The architecture in central Pennsylvania appears to be influenced predominately by Victorian, colonial, and traditional styles. Nevertheless, as with many college towns, university architecture departments tent to influence a smattering of eclectic styles within their respective areas.
Recently, I stopped at a very cool mid-century modern home near the school my son attends and spoke with the owner about the architect. Apparently, the home in question was designed by a former professor of architecture named A. William Hajjar. Having only heard the name phonetically from the owner, my early searches led nowhere, until I explored Penn State's own websites. I learned that Mr. Hajjar, also known as "Wild Bill," was "(t)he youngest of a large immigrant Lebanese family." He earned "his bachelor's degree in architecture from the Carnegie Institute of Technology (now Carnegie Mellon University)." Later he studied at MIT earning a masters in the early '40s.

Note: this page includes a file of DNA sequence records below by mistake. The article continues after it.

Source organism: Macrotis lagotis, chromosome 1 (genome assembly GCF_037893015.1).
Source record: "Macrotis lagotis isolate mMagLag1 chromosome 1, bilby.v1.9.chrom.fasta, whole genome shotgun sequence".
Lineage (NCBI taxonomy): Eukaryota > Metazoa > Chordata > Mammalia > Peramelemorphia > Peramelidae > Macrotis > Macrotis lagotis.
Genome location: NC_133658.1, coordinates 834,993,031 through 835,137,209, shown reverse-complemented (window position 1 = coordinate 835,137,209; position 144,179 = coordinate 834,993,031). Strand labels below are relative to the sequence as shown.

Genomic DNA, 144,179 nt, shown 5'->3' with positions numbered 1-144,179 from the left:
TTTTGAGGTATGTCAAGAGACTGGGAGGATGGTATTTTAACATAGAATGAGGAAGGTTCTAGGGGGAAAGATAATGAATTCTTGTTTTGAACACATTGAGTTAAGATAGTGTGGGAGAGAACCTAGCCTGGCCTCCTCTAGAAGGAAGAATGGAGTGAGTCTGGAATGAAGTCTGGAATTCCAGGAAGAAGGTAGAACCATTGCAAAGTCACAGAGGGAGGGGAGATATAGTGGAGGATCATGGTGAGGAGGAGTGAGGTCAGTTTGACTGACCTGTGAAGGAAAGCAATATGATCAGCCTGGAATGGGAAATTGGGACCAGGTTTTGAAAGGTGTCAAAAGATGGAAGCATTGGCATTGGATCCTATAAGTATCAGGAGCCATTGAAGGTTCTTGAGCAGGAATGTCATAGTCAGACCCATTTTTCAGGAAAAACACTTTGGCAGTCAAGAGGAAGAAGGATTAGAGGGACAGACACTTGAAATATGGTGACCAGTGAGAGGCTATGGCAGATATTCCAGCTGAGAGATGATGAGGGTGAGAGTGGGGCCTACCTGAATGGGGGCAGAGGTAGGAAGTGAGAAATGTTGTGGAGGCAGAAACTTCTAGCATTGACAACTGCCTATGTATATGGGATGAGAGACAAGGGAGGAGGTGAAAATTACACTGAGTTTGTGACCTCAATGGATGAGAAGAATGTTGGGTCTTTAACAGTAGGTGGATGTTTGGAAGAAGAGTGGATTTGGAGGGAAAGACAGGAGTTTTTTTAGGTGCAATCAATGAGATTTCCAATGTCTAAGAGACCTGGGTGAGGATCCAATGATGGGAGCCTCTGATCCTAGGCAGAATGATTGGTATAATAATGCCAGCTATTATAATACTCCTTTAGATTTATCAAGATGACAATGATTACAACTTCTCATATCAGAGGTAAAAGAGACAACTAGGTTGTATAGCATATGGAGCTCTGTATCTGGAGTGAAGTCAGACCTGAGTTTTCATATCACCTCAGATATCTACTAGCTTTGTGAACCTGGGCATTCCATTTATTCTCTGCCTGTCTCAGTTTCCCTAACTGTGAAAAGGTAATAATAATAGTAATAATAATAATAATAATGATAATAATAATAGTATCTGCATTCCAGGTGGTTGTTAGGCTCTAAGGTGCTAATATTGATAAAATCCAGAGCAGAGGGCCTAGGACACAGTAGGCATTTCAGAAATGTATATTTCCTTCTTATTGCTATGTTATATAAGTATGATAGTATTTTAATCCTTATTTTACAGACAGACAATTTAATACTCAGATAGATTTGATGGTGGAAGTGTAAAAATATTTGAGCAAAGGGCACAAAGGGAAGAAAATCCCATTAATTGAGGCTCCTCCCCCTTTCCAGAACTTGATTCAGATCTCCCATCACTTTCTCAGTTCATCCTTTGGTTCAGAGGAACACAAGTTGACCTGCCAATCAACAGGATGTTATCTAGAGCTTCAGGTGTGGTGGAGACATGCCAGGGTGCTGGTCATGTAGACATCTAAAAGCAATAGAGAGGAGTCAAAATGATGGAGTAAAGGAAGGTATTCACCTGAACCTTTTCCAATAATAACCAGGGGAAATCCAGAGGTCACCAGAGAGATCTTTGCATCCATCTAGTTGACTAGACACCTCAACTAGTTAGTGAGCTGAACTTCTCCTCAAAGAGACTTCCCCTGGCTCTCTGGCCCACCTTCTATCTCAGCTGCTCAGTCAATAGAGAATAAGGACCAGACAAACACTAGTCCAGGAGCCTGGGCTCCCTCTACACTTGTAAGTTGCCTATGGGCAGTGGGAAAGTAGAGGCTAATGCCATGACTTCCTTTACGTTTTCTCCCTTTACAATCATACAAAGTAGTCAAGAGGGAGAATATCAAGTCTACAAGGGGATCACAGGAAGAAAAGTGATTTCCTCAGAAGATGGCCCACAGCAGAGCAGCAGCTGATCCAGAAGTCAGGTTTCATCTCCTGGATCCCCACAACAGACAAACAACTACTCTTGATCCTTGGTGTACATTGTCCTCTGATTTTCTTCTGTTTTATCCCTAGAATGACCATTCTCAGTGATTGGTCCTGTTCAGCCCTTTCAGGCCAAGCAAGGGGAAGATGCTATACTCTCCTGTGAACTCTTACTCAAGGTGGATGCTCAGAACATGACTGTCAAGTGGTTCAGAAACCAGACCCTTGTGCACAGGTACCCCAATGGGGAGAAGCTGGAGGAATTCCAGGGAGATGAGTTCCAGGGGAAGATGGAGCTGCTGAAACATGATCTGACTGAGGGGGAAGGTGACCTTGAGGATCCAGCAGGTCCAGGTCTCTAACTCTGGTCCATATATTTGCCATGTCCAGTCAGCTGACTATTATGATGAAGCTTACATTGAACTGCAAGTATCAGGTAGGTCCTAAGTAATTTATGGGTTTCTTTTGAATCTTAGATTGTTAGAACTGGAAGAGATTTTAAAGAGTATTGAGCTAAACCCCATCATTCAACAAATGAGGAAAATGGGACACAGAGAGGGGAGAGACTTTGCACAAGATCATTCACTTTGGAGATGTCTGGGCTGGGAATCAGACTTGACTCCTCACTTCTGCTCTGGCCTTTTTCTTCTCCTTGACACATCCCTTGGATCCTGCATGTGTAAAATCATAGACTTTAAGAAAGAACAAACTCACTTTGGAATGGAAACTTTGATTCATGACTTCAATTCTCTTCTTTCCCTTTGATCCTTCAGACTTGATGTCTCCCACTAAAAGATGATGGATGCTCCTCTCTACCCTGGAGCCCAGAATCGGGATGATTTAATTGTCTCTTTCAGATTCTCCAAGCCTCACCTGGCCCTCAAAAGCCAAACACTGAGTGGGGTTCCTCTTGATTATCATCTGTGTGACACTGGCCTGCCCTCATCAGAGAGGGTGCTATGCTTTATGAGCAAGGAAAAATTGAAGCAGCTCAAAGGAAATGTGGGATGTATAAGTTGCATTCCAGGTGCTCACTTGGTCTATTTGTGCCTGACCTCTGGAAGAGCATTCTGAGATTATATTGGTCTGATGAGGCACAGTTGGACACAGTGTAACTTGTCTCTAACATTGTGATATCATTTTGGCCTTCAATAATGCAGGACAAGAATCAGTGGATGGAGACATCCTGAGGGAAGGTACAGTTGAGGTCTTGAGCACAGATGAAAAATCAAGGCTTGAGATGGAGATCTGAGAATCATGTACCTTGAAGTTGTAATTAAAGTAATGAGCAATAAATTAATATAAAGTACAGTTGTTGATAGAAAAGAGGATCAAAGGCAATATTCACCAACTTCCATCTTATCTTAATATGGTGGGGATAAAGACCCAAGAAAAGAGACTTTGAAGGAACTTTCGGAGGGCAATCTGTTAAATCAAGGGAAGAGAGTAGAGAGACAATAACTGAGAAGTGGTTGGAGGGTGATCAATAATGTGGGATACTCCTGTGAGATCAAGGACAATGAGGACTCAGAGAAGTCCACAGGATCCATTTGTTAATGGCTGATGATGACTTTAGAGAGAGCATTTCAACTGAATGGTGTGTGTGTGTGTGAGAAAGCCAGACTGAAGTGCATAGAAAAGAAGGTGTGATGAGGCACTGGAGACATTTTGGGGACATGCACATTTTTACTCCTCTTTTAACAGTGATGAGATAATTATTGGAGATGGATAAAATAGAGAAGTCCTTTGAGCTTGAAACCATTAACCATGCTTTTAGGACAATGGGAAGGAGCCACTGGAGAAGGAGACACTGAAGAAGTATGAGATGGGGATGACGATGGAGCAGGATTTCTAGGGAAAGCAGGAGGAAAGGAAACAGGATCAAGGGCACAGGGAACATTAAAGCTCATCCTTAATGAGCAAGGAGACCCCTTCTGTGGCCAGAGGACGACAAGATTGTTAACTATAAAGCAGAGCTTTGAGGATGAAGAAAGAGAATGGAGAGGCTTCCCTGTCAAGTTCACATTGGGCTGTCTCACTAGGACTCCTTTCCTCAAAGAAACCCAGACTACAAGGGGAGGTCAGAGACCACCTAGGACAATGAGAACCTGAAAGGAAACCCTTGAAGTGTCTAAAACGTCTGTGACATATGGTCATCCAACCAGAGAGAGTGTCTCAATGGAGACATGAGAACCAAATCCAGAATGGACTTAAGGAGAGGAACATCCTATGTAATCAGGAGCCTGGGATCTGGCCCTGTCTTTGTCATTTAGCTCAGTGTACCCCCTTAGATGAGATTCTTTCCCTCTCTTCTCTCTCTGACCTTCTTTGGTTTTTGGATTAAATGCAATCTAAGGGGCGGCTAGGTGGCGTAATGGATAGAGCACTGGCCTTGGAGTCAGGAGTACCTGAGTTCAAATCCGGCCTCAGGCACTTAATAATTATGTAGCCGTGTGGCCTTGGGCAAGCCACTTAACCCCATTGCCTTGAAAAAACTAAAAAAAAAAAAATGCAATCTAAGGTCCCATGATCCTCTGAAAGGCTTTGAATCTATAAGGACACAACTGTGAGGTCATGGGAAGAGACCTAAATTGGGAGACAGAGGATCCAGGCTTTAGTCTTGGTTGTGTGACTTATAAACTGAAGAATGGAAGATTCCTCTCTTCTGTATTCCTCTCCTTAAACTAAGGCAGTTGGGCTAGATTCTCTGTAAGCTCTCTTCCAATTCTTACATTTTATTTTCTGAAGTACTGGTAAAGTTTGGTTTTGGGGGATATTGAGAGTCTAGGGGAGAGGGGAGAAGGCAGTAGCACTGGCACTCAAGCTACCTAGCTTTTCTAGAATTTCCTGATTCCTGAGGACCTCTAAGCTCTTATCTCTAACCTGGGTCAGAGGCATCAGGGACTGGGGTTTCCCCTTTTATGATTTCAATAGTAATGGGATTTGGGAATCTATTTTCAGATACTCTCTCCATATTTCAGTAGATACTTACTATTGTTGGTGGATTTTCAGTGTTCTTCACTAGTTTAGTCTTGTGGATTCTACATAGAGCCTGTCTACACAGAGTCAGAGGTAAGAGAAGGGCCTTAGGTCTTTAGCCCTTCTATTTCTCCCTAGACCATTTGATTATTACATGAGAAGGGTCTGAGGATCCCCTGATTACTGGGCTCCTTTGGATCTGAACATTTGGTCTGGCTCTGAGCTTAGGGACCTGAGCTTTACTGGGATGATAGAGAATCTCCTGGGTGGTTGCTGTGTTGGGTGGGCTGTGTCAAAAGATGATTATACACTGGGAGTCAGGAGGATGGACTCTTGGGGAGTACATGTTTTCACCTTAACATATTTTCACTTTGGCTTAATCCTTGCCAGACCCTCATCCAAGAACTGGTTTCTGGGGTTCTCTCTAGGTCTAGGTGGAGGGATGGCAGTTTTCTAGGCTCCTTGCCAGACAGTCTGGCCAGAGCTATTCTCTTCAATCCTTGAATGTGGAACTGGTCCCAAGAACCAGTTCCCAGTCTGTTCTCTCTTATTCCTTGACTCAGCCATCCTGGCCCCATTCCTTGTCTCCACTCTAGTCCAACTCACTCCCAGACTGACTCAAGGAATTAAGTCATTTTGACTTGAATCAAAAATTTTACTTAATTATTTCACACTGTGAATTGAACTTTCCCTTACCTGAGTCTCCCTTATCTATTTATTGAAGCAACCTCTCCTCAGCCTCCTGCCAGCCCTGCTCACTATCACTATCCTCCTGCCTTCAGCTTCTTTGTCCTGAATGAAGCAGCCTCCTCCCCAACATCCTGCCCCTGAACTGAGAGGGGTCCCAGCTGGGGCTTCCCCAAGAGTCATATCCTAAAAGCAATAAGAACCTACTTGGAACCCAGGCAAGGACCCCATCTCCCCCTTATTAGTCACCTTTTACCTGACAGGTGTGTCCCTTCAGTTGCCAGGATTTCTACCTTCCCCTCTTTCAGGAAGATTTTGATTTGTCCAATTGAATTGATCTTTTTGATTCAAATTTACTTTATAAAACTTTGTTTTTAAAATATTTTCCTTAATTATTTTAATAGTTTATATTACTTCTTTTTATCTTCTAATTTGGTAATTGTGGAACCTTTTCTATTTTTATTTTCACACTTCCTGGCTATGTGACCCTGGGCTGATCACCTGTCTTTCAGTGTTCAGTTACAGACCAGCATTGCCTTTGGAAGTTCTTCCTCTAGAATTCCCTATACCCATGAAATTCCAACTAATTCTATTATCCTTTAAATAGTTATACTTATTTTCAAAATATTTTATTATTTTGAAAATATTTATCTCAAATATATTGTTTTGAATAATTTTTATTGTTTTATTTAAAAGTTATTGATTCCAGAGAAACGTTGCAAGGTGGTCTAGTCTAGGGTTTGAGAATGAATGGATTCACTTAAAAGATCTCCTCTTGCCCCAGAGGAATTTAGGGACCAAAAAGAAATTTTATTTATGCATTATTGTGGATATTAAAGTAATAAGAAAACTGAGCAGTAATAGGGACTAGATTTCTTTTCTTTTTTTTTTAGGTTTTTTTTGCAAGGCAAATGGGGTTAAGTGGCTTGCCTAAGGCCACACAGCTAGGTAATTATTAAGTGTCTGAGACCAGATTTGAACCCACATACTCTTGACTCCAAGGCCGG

"There his pals were Vincent Kling, noted Philadelphia architect, and internationally known architect I. M. Pei, who is best known to the public for his design of the glass pyramid entrance to The Louvre in Paris. The guiding light in Boston of the period was Walter Gropius, the founder of the pre-World War II Bauhas institute in Germany and a leader in the creation of the International Style in architecture, otherwise known as "the glass box." Unfortunately, Mr. Hajjar passed away in late 2000 due to a terminal illness.
Since the Penn State library website does such an excellent job of keeping Mr. Hajjar's legacy open to new generations, I will not delve into his history in this post. I urge readers to visit the following site to learn more about this remarkable architect who undoubtedly left his modern mark on State College as well as Penn State: https://secureapps.libraries.psu.edu/content/hajjar/heritage/data/hajjar_biography.html.